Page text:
Evaluating the Impact of Teacher Leadership Development:

Highlights from an objective analysis by the RAND Corporation



Teacher leaders are skilled educators who support and develop their colleagues toward school-wide success. Many professional development efforts focus on novice teachers, with professional development for mid-career teachers varying widely in scope and quality. As shown in the recently released TNTP study “The Mirage,”1 this lack of rigor can result in funding ineffective development efforts at great cost. To help address this gap, the RAND Corporation is conducting a rigorous multi-year evaluation of Leading Educators’ impact on the development of teacher leadership, student achievement, and teacher retention.

Leading Educators is a national nonprofit organization that develops teacher leaders’ adult leadership and management skills in customized partnerships with school systems and in a two-year Fellowship program. Since its 2011 launch in New Orleans, Leading Educators has expanded its two-year Fellowship to Kansas City, Memphis, and Washington, D.C. Leading Educators has partnered with 155 schools, directly training 304 Fellows who have mentored and led roughly 2,430 teachers, impacting a total of approximately 69,920 students. The Fellows engage in professional development sessions, receive one-on-one leadership coaching, and get support from within their cohorts.

The first stage of the analysis examines data from the Leading Educators Fellowships in Kansas City and New Orleans from 2011 – 2014. The analysis uses quasi-experimental methods to compare the performance of teacher leaders in the Fellowship and the teachers they mentor to comparable teachers in the state. These early results included Fellows midway through the two-year program, so should be viewed as preliminary and not exhibiting the full effects of graduating from the program.

Early results suggest that the Leading Educators Fellowship improves leadership skills in Fellows and shows promise in positively impacting student achievement and retaining teachers in high-poverty schools. The key findings include:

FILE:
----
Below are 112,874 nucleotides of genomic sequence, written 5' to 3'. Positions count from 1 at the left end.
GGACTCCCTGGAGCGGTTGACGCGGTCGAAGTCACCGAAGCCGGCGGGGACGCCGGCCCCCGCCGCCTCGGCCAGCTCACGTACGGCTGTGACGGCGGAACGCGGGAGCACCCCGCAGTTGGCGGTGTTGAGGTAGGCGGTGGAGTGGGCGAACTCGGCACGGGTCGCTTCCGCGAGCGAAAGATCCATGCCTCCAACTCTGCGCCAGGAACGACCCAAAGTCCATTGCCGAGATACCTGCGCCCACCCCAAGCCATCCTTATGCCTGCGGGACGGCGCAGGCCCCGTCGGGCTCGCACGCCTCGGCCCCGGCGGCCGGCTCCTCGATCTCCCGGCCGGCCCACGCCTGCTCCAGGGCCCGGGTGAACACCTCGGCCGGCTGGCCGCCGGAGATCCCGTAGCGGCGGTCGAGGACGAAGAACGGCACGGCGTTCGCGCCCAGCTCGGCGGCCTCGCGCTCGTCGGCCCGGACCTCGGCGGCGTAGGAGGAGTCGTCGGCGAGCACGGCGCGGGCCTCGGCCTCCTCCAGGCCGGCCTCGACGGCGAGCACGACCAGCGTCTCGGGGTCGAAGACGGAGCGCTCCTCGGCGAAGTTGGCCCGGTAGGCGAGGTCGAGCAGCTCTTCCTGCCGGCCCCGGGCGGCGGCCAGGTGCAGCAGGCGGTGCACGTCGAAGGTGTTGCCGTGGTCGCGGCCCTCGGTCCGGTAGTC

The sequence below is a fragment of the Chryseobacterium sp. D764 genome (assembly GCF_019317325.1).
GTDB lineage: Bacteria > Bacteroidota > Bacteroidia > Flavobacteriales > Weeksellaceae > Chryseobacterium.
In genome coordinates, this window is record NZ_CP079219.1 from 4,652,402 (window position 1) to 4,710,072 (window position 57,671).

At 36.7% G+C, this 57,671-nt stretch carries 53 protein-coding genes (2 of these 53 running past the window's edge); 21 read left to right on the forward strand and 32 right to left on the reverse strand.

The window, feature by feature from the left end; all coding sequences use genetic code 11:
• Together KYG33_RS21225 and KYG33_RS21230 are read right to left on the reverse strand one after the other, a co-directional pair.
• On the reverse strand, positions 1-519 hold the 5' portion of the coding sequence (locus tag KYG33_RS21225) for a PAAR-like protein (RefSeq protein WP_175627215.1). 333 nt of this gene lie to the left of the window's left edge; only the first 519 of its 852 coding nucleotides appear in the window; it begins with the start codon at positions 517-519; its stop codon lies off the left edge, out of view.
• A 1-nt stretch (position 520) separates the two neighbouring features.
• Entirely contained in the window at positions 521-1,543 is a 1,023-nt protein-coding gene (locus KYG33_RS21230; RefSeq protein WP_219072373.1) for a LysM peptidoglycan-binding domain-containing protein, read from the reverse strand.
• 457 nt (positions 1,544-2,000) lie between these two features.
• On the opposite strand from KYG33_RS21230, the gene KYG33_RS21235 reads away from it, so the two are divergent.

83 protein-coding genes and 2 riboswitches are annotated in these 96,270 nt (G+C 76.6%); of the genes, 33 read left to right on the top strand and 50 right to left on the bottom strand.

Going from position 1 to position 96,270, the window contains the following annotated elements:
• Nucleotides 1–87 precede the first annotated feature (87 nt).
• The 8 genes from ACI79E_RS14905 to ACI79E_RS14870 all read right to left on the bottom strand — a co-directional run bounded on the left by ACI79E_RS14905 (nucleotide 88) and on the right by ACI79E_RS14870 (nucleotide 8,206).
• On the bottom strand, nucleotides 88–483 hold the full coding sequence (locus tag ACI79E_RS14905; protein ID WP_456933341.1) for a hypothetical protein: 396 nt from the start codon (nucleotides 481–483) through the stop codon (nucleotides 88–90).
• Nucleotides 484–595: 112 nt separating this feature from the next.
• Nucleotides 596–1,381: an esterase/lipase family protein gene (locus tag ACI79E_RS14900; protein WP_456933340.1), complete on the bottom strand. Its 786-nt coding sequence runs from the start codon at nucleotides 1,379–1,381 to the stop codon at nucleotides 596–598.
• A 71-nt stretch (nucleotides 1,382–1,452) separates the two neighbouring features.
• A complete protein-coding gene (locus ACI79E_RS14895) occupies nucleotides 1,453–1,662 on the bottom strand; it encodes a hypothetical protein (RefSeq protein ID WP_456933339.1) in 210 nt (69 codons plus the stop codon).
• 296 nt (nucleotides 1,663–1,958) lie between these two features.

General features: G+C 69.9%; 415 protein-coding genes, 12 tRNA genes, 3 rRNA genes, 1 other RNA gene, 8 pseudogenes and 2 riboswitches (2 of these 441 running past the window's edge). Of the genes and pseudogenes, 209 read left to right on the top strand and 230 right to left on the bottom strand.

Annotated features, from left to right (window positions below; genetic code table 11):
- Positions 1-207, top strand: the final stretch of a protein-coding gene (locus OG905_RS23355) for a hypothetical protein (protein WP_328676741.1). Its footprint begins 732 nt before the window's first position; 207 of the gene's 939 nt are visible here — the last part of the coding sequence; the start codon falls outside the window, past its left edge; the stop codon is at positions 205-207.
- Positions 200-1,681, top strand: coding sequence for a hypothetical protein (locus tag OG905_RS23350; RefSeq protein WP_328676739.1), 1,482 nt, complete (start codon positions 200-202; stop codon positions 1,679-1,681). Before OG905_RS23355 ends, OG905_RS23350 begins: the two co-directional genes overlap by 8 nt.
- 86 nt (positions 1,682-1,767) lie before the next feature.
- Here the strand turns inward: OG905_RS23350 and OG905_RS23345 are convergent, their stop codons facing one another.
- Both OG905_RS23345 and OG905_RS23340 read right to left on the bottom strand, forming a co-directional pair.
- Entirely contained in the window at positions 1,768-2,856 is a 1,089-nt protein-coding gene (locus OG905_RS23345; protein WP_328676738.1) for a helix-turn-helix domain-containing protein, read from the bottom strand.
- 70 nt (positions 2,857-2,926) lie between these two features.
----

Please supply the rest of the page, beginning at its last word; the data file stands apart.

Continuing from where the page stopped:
• Teacher leaders across all cohorts and both regions showed statistically significant leadership skill growth.
  • Leading Educators Fellows who taught mathematics in New Orleans had a statistically significant, positive effect on student achievement, and the effect size was nearly three times that of attending a highly effective urban charter school.
  • Teachers mentored by Leading Educators Fellows (Mentees) had a positive impact on student mathematics and social studies achievement in New Orleans.
  • Leading Educators Fellows have remained in high-poverty schools at rates that were higher than or comparable to that of other teachers in the district.


Leadership Growth

RAND found that teacher leaders grew in their leadership skills over the course of the two years of the program. This was measured by a 360° evaluation completed three times during the Fellowship by principals and colleagues of Fellows as well as the Fellows themselves. The competencies assessed fall within four strands: 1) Core Beliefs and Mindsets, 2) Management of Self and Others, 3) Cultural Leadership, and 4) Instructional Leadership. RAND found substantial and statistically significant improvement in leadership skills. These findings were consistent across all cohorts and regions analyzed.

Student Achievement

The report examined the impact of the program on student achievement for students taught directly by Fellows and students taught by Mentees. To build a robust picture of the program’s effects on student achievement gains, the report compares the results of three rigorous modeling specifications. The use of these models allows researchers to control for potential selection biases of the Fellowship’s rigorous entrance requirements, as well as other potential sources of bias.